When it was announced Netflix were producing a Will Ferrell starring Eurovision comedy, one could be forgiven for having their expectations set at rock-bottom. How could Americans possibly get the intricacies of our beloved continent-wide singing contest? Instead, we got a surprisingly enjoyable and winning comedy out of it, anchored by a tremendous Rachel McAdams’ performance.

Star and producer Will Ferrell and director David Dobkin will get the praise for pulling off the impossible, turning the Eurovision narrative into a Cool Runnings-esque fun for all ages, but McAdams’ performance is truly something else. It’s no secret McAdams’ is great at comedy, her last film, Game Night was a delight, but here McAdams’ is nearly as good as she is in Spotlight, if you can believe that. With the way 2020 is going, don’t be surprised if McAdams’ somehow gets an Oscar nomination.

Ferrell does his usual man-child schtick, which is perfectly attuned to the heightened campiness of the Eurovision, but McAdams’ brings a naïve and sweet innocence which she has mastered over the years, and acts as the perfect foil to Ferrell.

Dan Stevens’ turn as a George Michael style Russian lothario is great fun too, with Pierce Brosnan’s role as the long-suffering father of Ferrell’s character adding some great dourness to proceedings.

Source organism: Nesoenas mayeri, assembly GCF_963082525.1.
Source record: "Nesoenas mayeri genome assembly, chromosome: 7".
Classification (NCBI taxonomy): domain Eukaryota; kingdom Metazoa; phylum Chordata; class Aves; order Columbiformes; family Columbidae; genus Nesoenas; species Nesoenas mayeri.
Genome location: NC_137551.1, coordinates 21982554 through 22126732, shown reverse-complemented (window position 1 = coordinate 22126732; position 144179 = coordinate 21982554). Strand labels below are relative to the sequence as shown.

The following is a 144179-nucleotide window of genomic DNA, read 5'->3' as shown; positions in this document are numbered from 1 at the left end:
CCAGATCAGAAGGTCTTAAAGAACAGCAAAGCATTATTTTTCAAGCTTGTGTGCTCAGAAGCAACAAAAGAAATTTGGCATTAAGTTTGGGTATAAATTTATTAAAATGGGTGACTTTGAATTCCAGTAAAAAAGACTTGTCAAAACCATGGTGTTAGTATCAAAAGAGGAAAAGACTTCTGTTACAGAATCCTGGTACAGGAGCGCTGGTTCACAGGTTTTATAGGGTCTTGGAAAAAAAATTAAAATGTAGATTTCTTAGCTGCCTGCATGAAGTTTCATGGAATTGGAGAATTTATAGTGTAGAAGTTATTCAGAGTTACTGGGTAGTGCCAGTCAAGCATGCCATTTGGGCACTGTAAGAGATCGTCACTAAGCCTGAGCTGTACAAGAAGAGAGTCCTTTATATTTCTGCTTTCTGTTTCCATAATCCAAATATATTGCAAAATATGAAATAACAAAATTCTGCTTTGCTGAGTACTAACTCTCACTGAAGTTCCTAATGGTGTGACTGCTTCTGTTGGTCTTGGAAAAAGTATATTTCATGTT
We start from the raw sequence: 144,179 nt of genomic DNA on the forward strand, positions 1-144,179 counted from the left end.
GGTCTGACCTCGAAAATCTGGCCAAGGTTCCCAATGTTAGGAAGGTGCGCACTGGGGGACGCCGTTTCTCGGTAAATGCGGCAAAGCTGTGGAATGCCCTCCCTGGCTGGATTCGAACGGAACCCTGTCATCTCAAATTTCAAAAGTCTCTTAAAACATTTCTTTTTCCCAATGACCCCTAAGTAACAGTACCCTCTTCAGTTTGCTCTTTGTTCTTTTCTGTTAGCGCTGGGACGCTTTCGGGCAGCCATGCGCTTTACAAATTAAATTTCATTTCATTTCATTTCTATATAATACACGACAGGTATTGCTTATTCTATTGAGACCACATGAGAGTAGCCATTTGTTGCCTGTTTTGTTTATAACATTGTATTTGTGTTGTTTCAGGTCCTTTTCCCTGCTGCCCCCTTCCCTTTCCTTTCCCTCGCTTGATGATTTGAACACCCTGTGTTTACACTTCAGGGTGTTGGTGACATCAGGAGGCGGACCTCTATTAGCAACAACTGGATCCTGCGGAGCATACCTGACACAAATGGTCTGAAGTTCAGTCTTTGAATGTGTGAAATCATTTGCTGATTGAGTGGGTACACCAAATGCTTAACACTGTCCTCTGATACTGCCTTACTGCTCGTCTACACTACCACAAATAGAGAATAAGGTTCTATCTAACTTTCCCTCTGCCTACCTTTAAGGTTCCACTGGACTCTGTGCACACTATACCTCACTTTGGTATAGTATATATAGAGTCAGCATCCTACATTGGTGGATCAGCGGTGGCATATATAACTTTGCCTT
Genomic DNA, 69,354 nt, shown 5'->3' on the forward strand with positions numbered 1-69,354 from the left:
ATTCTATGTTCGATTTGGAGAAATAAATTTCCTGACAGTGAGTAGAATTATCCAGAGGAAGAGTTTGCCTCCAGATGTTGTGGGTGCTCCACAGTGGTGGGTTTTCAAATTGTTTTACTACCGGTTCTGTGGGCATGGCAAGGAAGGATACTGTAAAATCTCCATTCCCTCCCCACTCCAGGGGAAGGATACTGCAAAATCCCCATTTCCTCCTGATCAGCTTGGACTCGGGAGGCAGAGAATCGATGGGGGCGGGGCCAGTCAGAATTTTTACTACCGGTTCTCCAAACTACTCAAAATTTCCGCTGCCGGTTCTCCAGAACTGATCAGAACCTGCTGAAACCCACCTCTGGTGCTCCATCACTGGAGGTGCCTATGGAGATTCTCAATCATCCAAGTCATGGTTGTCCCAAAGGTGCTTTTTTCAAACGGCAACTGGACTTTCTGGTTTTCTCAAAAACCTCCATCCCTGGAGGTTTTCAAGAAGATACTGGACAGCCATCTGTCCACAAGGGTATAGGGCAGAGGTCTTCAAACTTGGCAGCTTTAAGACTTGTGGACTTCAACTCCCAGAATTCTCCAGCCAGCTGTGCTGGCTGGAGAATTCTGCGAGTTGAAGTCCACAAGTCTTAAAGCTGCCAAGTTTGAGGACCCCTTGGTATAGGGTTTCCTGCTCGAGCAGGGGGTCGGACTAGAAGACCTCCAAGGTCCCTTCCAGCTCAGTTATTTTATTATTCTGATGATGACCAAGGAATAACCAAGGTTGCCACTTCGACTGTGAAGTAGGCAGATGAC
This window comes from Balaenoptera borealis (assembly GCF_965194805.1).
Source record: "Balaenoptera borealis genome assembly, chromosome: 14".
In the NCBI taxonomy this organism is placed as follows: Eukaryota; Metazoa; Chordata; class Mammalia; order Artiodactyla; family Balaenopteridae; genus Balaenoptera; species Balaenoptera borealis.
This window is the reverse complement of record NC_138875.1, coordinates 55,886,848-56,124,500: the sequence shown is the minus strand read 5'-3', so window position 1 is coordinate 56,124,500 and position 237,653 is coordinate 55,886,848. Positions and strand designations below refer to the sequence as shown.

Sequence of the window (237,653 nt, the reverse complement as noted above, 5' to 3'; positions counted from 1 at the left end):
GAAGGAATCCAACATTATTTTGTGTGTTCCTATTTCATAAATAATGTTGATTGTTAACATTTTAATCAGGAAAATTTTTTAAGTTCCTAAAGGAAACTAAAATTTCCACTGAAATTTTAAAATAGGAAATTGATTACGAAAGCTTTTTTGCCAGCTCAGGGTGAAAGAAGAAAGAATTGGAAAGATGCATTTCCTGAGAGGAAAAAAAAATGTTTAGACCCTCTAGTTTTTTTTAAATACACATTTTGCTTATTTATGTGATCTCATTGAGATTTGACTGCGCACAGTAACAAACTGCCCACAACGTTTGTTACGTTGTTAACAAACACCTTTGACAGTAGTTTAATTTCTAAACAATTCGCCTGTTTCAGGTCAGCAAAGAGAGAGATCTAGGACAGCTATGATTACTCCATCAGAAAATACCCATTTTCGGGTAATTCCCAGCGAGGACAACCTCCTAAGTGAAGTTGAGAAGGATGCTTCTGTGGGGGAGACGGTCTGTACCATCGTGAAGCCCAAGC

For fans of Eurovision, you’re in for a treat. There are cameos from previous winners, Eurovision boss Jon Ola Sand makes a surprise appearance, and Graham Norton adds his usual glass-tongue wit. Scenes were filmed last year at the Eurovision itself, and the film was produced with the support of the ECB. Most crucially, the songs are good.

You get your tortured metaphors, unnecessary key changes, and elaborate stage designs.

The film is at its best when it’s sending up the contest itself. We get a montage of some different countries in the semi-final, and we see a Lordi-style rock band, an over-elaborate Balkan pop song, and a catchy song that will get stuck in your brain for weeks.

For those who were left depressed by the lack of Eurovision this year, this is the next best thing, and will help tide fans over until Rotterdam 2021.

However, that isn’t to say the film doesn’t have its problems. The film is at least 20 minutes too long and follows the sports movie screenplay template almost to a fault. You have the “no one believes in the hero but redeems themselves” trope, the big fight between the two main characters which is resolved in the third act, and the love rival sub-plot.

With that said, not every movie’s screenplay is trying to be Citizen Kane, and this screenplay does the job for what it is. This is the second time Cool Runnings has been invoked in this review, but Eurovision is maybe the closest this generation will get to one. The film is incredibly watchable, and one suspects it will hold up well with repeat viewings.

If you want 2 hours of loose, sugary cinema, you won’t find much better on Netflix than Eurovision.

Image credit: Wikimedia Commons.